Writing in the Basement

I knew this was where she started her novels in longhand, on this very table, to be transcribed later by her long-time assistant, Joyce.

I was taking a summer course at Oxford, and the magazine I wrote for scored an interview for me with P.D. James, my favorite author. I remember wondering on the train down to London how many people she would have around to protect her, as the interview was to take place at her Holland Park townhouse.

The spry octogenarian opened the door herself, no secretary or press people in sight. The celebrated author was growing out her hair dye and had six inches of gray roots. She'd decided at the age of 80 to let her hair go natural, and it gave her the look of anyone's grandmother, although she was a baroness and had received virtually every award a writer could covet.

As we sat in her living room, I tried not to gape at her antiques, oil paintings, and William Morris wallpaper. Moving through my interview questions, I kept picturing her serving tea on the burnished round table to Frances Fyfield or Ruth Rendell. James was warm and sincere, and I hated for the interview to end. When I could postpone leaving no more, I thanked her and got up to go.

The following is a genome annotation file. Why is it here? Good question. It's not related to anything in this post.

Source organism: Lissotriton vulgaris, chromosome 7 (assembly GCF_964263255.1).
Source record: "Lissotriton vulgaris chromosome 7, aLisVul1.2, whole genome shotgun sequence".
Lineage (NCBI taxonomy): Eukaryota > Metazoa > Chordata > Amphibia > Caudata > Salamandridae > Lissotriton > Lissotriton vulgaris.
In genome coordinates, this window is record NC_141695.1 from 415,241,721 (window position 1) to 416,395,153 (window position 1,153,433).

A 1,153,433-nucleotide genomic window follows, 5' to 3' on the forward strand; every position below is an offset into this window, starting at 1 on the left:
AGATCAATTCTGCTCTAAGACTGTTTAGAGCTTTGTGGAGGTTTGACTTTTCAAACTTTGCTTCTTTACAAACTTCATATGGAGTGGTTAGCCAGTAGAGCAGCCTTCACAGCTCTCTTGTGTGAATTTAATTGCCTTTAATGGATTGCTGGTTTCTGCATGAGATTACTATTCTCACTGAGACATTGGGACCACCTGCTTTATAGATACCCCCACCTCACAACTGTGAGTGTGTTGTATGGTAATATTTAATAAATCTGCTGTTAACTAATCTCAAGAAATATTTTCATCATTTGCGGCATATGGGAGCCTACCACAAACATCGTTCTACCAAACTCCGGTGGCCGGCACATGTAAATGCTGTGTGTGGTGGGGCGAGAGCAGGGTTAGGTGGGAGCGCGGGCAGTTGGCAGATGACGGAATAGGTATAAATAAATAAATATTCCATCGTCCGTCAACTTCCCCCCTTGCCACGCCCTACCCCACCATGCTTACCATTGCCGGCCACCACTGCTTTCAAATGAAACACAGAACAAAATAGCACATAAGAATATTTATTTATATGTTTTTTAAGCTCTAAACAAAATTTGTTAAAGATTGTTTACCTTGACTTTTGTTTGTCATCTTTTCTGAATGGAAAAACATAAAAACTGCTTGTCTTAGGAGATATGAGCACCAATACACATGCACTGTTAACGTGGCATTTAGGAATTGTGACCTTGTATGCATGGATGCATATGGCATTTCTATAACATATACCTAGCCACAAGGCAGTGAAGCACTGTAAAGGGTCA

"Wouldn't you like to stay for a cup of coffee with me?" she asked.

Would I! We went downstairs to her narrow kitchen, and I sat at the table chatting as she made us instant coffee and opened a tin of shortbread cookies. I knew this was where she started her novels in longhand—on this very table—to be transcribed later by her long-time assistant, Joyce. I looked out at her small garden, picturing this sprightly, intelligent woman playing the "what if?" game.

As proof of her goodness, she talked to me about my own fledgling series of British mystery novels, advising me to write one at some point based on my nursing experience at a soap-opera studio in New York. "Give readers a behind-the-scenes view," she said. "Always intriguing."

Three novels later, I've finally taken her advice, and nurse Trudy Genova solves the murders that haunt the soap opera on which she consults. This is the one my agent assures me will catch a publisher's eye once my revisions are finished, which is where James assured me "the real writing gets done."

Why didn't I listen to her wisdom before this? Maybe because my North Carolina home doesn't have a basement.

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